A centre-right alliance led by Silvio Berlusconi would be the most likely winner if Italians were to vote now under a reform proposal currently before parliament, according to an opinion poll published on Monday (3 February).
Italy is attempting to change electoral rules blamed for a succession of weak, unstable governments that have struggled to revive a chronically sluggish economy or cut a public debt of around 130% of output.
The survey, conducted by the Ipsos agency for the daily Corriere della Sera, gave the potential centre-right coalition 37.9% of the vote, above the 37% threshold needed to obtain a large winner's bonus of seats and avoid the need for a second round run-off.
The centre-left was credited with 36 percent, while the anti-establishment 5-Star Movement got 20.7%.
The centre-right benefited from a recent decision by the centrist UDC to move back into its camp, having fought last year's election allied to former technocrat Mario Monti's unaligned Civic Choice movement, which has now all but disappeared.
UDC leader Pierferdinando Casini said in an interview with the daily La Repubblica on Saturday that moderate parties, including the UDC, Berlusconi's Forza Italia and the New Centre-Right, which broke away from Forza Italia last year, had to join forces against centre-left leader Matteo Renzi.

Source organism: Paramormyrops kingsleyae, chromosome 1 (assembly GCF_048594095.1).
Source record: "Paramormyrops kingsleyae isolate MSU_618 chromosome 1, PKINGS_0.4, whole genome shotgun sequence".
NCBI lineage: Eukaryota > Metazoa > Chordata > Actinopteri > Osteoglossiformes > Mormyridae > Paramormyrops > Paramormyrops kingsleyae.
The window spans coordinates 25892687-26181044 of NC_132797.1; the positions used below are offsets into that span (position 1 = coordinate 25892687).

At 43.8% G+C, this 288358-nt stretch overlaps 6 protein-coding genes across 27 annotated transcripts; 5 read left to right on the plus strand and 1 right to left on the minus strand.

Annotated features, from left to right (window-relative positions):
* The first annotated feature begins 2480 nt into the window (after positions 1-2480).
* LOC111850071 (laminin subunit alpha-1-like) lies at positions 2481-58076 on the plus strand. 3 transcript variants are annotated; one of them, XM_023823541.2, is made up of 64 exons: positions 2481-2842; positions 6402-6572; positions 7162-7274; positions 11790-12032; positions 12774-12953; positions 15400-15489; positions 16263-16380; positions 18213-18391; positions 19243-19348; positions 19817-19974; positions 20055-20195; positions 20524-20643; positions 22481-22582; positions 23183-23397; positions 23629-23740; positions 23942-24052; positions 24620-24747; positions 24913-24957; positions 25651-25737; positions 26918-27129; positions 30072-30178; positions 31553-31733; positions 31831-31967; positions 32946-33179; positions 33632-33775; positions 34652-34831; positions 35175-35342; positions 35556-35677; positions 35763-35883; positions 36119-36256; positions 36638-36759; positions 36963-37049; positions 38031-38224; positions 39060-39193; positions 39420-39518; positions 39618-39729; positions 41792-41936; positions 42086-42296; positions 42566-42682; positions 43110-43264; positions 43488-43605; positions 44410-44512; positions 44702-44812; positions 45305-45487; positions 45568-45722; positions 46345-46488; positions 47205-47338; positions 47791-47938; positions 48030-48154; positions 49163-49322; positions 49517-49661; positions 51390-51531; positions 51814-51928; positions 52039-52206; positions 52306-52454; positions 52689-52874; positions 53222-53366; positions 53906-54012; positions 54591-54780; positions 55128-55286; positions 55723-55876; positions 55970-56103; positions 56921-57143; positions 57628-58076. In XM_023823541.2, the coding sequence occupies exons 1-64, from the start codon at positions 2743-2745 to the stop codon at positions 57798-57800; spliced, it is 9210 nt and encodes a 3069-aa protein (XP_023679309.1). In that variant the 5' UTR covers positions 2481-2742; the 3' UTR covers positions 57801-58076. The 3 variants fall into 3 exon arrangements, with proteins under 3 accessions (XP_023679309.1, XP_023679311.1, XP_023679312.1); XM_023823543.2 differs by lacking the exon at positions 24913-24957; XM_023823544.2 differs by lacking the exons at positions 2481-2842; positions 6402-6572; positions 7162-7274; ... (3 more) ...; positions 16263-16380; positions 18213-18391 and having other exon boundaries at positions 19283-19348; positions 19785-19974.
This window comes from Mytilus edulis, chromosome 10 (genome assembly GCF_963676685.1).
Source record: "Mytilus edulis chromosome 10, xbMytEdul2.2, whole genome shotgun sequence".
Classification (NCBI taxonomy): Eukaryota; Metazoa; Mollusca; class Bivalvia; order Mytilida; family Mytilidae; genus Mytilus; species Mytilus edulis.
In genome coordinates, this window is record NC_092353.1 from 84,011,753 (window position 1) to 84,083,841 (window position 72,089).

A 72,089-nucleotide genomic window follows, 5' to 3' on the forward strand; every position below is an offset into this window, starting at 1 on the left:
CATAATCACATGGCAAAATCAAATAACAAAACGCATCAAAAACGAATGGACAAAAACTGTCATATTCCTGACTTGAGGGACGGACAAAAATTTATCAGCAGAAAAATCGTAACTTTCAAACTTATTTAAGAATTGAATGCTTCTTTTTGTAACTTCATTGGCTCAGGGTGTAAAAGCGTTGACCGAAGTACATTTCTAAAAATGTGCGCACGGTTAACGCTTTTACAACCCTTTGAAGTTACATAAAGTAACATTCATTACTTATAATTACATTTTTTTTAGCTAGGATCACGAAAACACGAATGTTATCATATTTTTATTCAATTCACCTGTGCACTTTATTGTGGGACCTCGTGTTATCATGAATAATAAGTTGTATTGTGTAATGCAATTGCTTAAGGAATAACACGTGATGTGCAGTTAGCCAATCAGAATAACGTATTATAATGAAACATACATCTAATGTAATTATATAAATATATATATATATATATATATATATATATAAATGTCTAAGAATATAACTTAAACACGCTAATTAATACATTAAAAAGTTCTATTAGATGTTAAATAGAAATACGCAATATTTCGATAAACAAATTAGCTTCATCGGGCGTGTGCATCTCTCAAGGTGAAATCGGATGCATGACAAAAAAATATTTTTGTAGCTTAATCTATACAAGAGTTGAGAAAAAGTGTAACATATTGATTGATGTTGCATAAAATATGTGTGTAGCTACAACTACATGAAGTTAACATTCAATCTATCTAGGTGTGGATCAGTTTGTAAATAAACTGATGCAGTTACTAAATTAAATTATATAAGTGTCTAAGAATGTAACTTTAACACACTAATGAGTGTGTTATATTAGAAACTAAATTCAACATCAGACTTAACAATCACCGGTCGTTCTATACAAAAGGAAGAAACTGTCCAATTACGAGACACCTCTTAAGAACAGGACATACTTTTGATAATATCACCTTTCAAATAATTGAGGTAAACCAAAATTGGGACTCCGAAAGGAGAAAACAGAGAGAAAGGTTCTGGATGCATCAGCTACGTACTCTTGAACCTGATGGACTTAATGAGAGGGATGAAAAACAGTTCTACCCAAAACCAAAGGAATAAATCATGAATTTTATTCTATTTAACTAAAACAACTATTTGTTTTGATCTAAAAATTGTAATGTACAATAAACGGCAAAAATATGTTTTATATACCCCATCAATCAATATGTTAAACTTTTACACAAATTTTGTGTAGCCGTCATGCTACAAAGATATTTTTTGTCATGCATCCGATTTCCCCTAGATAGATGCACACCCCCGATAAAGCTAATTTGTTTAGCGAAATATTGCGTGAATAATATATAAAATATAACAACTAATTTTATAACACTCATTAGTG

The UDC itself has the support of just 3.1% of voters, but they could swing the election in favour of the centre-right.
The poll shows that the centre-left Democratic Party (PD) is easily Italy's largest, with 33.5%, ahead of Berlusconi's Forza Italia, with 23.2%, and 5-Star with 20.7%.
But while the PD accounts for almost all the support for the centre-left, the centre-right bloc is bolstered by disparate parties attracting between 2% and 6% support, ranging from the pro-autonomy Northern League to the far-right Brothers of Italy.
The poll shows that, while the dynamic and media-savvy Renzi has grabbed all the headlines since storming to victory in a primary for the PD leadership in December, he cannot take electoral success for granted.
Casini's decision to switch back to the centre-right was panned as an opportunist move by many politicians and commentators, but Berlusconi was quick to distance himself from the criticism.
"I have always hoped for a return of Pierferdinando Casini to the area of the moderates … His movement can offer a real contribution to a victory of the centre-right," he said in a statement on Monday.
Renzi would be expected to be the centre-left's candidate for prime minister, but the choice of centre-right candidate is far less obvious. Berlusconi is barred from public office after a conviction for tax fraud.
The electoral reform proposal, the result of a deal drawn up last month by Renzi and Berlusconi, aims to favour strong coalitions or parties by setting high thresholds for entry into parliament and giving a solid majority to the winner, with a run-off round if needed to decide the result.
The next election is not due until 2018, but with Prime Minister Enrico Letta's coalition under constant fire from both Renzi and Berlusconi, most commentators expect the vote in 2015 at the latest.
On 22-25 May, EU citizens will cast their ballots to elect 751 members of the European Parliament.
But MEPs will not be the only ones to perform a game of musical chairs: 2014 will also bring about change in many of the top positions in the EU executive.
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